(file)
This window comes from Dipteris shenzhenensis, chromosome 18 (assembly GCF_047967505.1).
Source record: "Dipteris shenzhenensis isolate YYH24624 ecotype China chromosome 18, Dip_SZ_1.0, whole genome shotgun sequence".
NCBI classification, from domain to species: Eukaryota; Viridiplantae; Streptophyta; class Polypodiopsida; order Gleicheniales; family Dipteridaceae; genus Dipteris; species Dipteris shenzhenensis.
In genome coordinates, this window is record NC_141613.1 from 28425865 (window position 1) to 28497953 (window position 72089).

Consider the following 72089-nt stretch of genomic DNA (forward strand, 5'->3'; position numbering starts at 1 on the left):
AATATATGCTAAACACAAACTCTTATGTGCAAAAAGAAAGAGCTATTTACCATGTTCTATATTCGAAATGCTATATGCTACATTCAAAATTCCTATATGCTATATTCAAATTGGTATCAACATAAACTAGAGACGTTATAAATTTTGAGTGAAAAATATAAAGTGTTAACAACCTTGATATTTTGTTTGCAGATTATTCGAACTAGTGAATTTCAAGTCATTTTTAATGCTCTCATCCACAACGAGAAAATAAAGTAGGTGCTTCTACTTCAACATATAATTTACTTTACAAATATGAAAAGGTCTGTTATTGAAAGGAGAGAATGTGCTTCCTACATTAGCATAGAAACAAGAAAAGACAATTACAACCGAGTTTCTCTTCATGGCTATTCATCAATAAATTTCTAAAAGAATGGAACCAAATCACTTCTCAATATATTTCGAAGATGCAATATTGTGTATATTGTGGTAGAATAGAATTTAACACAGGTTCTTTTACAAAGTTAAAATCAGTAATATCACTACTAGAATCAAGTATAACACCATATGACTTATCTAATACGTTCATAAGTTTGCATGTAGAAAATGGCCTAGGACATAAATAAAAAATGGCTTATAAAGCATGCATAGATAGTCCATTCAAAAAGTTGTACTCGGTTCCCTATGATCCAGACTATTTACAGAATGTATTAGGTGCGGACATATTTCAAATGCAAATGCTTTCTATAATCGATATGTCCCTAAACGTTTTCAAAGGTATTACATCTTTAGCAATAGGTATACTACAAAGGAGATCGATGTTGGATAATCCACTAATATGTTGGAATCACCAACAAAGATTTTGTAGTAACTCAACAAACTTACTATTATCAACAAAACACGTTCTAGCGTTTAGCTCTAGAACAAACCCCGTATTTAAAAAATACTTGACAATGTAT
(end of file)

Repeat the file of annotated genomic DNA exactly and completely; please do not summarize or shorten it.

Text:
This window comes from Dipteris shenzhenensis, chromosome 18 (assembly GCF_047967505.1).
Source record: "Dipteris shenzhenensis isolate YYH24624 ecotype China chromosome 18, Dip_SZ_1.0, whole genome shotgun sequence".
NCBI classification, from domain to species: Eukaryota; Viridiplantae; Streptophyta; class Polypodiopsida; order Gleicheniales; family Dipteridaceae; genus Dipteris; species Dipteris shenzhenensis.
In genome coordinates, this window is record NC_141613.1 from 28425865 (window position 1) to 28497953 (window position 72089).

Consider the following 72089-nt stretch of genomic DNA (forward strand, 5'->3'; position numbering starts at 1 on the left):
AATATATGCTAAACACAAACTCTTATGTGCAAAAAGAAAGAGCTATTTACCATGTTCTATATTCGAAATGCTATATGCTACATTCAAAATTCCTATATGCTATATTCAAATTGGTATCAACATAAACTAGAGACGTTATAAATTTTGAGTGAAAAATATAAAGTGTTAACAACCTTGATATTTTGTTTGCAGATTATTCGAACTAGTGAATTTCAAGTCATTTTTAATGCTCTCATCCACAACGAGAAAATAAAGTAGGTGCTTCTACTTCAACATATAATTTACTTTACAAATATGAAAAGGTCTGTTATTGAAAGGAGAGAATGTGCTTCCTACATTAGCATAGAAACAAGAAAAGACAATTACAACCGAGTTTCTCTTCATGGCTATTCATCAATAAATTTCTAAAAGAATGGAACCAAATCACTTCTCAATATATTTCGAAGATGCAATATTGTGTATATTGTGGTAGAATAGAATTTAACACAGGTTCTTTTACAAAGTTAAAATCAGTAATATCACTACTAGAATCAAGTATAACACCATATGACTTATCTAATACGTTCATAAGTTTGCATGTAGAAAATGGCCTAGGACATAAATAAAAAATGGCTTATAAAGCATGCATAGATAGTCCATTCAAAAAGTTGTACTCGGTTCCCTATGATCCAGACTATTTACAGAATGTATTAGGTGCGGACATATTTCAAATGCAAATGCTTTCTATAATCGATATGTCCCTAAACGTTTTCAAAGGTATTACATCTTTAGCAATAGGTATACTACAAAGGAGATCGATGTTGGATAATCCACTAATATGTTGGAATCACCAACAAAGATTTTGTAGTAACTCAACAAACTTACTATTATCAACAAAACACGTTCTAGCGTTTAGCTCTAGAACAAACCCCGTATTTAAAAAATACTTGACAATGTAT